September 2022 - Parks & Recreation - 34

LAW REVIEW
in the Parks Department. Plaintiff
expressed to Odom, many times,
her concern about the pattern of
retaliation, harassment and hostile
work environment she felt she was
being forced to endure, including
the fact that she had to report to
Odom.
In early January 2017, Lynch
transferred Plaintiff's assistant of
14 years to another division without
consulting or notifying Plaintiff
beforehand. Neither Plaintiff nor
her assistant was provided with an
explanation for the move. Odom,
however,
said she supported
the
move and had planned to move this
assistant once Lynch retired and she
became director of the department.
Later that month, Plaintiff filed a
complaint with the Equal Employment
Opportunity Commission
(EEOC), arguing that she had been
subjected to harassment and intimidation
after filing a sex discrimination
complaint with HR. A little
more than five months later, on July
2, 2017, Plaintiff voluntarily retired.
Procedural History
In April 2017, Plaintiff initiated her
lawsuit in federal district court, alleging
retaliation under Title VII of
the Civil Rights Act. Defendant subsequently
moved for summary judgment
on all of Plaintiff's claims.
Summary judgment for Defendant,
effectively dismissing Plaintiff's
lawsuit, would be appropriate
only if Defendant could show
there was " no genuine dispute as
to any material fact " and Defendant
was, therefore,
turn a verdict for the nonmoving
party, " in this case, Plaintiff.
Initially, the federal district court
ruled Plaintiff's retaliation claims
based on acts that occurred before
March 31, 2016, were timebarred
because Title VII required
an EEOC complaint to be filed
" within 300 days after the alleged
employment practice occurred. " 42
U.S.C. § 2000e-5(e)(1).
In addition, the court ruled each
of the three discrete acts that occurred
after March 31, 2016, were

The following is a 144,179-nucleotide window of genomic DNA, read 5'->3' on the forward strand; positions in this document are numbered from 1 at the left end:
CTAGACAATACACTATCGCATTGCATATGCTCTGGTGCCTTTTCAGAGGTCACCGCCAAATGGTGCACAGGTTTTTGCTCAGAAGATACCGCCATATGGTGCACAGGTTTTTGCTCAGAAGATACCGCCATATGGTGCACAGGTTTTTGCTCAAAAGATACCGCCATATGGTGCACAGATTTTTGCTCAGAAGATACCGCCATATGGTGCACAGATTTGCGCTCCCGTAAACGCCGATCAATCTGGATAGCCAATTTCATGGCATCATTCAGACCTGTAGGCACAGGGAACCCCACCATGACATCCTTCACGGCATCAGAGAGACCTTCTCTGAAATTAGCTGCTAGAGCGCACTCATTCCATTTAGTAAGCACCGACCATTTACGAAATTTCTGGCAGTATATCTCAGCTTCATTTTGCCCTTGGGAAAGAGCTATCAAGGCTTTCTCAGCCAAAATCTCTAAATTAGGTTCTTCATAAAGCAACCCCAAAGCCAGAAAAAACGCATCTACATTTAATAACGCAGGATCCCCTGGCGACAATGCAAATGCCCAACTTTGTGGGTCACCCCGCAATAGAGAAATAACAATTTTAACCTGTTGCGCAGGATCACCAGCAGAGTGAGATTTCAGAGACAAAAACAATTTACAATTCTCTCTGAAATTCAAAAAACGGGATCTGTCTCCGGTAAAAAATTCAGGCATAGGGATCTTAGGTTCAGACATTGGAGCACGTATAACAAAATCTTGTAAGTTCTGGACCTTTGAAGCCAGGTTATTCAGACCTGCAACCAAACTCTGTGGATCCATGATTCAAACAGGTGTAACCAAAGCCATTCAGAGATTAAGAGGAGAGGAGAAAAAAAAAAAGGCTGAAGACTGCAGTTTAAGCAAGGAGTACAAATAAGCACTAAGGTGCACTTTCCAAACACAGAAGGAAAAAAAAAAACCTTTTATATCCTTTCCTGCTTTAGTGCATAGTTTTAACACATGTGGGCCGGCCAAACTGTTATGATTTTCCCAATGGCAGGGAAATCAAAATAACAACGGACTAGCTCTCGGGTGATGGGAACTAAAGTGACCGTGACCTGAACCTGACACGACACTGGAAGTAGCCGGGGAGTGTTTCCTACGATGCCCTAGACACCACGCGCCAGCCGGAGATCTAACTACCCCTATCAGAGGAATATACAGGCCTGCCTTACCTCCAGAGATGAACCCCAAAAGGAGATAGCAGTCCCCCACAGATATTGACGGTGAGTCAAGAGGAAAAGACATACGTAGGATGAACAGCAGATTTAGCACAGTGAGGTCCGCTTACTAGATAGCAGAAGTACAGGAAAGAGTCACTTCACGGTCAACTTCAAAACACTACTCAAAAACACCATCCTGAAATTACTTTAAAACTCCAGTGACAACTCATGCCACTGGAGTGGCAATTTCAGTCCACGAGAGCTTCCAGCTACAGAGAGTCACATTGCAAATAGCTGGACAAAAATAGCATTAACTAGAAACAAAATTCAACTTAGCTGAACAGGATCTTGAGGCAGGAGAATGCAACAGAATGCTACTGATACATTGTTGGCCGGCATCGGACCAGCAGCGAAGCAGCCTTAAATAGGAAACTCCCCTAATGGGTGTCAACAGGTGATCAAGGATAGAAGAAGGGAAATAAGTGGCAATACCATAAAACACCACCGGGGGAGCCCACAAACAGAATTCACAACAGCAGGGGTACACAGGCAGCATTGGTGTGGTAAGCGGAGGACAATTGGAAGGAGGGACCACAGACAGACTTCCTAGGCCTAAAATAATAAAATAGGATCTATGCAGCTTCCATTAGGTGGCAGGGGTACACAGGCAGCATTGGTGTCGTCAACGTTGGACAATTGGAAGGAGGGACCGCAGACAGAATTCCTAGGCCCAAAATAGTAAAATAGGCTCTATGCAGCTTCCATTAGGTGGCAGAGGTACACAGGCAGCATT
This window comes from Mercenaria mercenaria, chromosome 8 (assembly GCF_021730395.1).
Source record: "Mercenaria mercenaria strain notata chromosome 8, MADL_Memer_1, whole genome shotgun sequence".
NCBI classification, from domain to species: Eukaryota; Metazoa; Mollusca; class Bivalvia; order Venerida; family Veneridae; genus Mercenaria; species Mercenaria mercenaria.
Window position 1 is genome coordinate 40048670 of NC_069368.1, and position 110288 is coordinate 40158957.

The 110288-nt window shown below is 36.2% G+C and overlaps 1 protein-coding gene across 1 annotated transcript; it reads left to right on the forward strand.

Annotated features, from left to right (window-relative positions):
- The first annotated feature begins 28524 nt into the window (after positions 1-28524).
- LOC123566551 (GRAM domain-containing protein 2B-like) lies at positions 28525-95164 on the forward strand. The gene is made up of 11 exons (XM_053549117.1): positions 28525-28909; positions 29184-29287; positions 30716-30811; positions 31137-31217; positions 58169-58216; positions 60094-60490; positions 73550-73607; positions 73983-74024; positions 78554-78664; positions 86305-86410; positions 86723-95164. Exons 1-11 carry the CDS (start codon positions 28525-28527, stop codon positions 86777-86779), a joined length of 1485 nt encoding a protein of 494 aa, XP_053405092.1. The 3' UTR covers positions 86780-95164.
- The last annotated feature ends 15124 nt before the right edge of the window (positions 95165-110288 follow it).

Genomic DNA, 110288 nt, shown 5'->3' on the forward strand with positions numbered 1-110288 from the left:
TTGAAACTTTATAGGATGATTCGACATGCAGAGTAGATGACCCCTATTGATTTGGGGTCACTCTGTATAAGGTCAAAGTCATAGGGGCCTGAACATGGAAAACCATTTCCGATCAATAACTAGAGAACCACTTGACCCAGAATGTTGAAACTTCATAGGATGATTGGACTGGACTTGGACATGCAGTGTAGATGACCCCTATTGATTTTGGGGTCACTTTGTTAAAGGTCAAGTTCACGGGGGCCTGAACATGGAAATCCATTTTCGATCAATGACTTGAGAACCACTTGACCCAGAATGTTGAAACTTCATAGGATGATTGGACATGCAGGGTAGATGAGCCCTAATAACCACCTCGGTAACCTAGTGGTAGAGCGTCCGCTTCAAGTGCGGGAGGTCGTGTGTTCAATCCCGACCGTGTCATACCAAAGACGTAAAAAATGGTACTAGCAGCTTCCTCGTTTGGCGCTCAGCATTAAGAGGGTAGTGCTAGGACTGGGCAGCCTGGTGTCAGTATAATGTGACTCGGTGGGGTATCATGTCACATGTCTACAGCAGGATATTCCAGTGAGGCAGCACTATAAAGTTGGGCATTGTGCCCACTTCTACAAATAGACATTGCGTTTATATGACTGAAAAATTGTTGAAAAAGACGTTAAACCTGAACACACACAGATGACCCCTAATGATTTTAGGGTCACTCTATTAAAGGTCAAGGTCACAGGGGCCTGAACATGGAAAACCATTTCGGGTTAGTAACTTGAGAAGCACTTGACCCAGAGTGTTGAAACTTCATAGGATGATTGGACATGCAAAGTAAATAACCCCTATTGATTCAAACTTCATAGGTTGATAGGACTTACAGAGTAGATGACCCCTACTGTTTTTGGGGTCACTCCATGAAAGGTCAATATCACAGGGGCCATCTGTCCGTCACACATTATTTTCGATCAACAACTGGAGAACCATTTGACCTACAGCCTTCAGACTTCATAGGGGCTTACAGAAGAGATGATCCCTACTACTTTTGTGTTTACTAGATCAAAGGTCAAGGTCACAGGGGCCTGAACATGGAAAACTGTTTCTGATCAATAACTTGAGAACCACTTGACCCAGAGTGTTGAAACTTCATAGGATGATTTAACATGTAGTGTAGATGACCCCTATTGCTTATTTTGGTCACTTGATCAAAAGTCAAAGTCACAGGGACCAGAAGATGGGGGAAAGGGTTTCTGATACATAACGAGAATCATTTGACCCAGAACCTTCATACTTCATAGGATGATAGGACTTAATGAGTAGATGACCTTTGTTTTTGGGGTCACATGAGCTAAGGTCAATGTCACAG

" not
retaliatory, " including:
the
April 2016 placement of Plaintiff
under Odom's supervision,
Lynch's September 2016 written
reprimand, and the January 2017
transfer of Plaintiff's assistant.
The federal appeals court, however,
reversed the summary judgment
based on Plaintiff's hostile workplace
theory, which was
characterized
as a retaliatory harassment claim
and remanded Plaintiff's retaliatory
harassment claim back to the federal
district court. On remand, the
federal district court would have to
" determine whether the conduct of
Plaintiff's employer, in a cumulative
assessment, would have dissuaded a
reasonable employee from making a
charge of discrimination. "
" entitled to
judgment as a matter of law. " Fed.
R. Civ. P. 56(a). A genuine dispute
about a material fact would
exist when " the evidence is such
that a reasonable jury could reFour
Factors for Retaliation
According to the federal district
court, Plaintiff would have to
demonstrate the following four factors
cited in the Supreme Court's
" McDonnell Douglas framework "
to establish a " prima facie " (i.e., legally
sufficient) claim of retaliation:
(1) Plaintiff was engaged in a
protected activity; (2) the exercise
of protected rights was known to
the employer; (3) the employer
took an adverse employment ac34
Parks & Recreation | SEP T EMBER 2 0 22 | PARK S ANDRECRE AT ION . OR G
tion against Plaintiff; and (4) there
was a causal connection between
the adverse employment action
and the protected activity.
On appeal, Defendant conceded
the first two McDonnell Douglas
factors are satisfied because
" Plaintiff's June 2013 gender discrimination
complaint constitutes
a protected activity about which
it knew. " Defendant, however, argued
" the third and fourth McDonnell
Douglas factors are not met
because Plaintiff has not shown a
harassing environment that is causally
related to her June 2013 gender
discrimination complaint. "
Adverse Employment
Action
As described by the federal district
court,
an
conduct
adverse
that
employment
action in the retaliation context
is
" might
discrimination. "
have
dissuaded a reasonable worker
from making or supporting a charge
of
in
determining whether
Moreover,
Plaintiff
was subjected to a hostile work
environment, the court would assess
" the cumulative effect of Defendant's
actions as if they constitute one
unlawful employment practice. " In
so doing, the court would consider
more than just employment-related
conduct because a charge under 42
U.S.C. § 2000e-3(a) " extends beyond
workplace-related or employmentrelated
retaliatory acts and harm " :
We evaluate all the circumstances,
including the frequency of the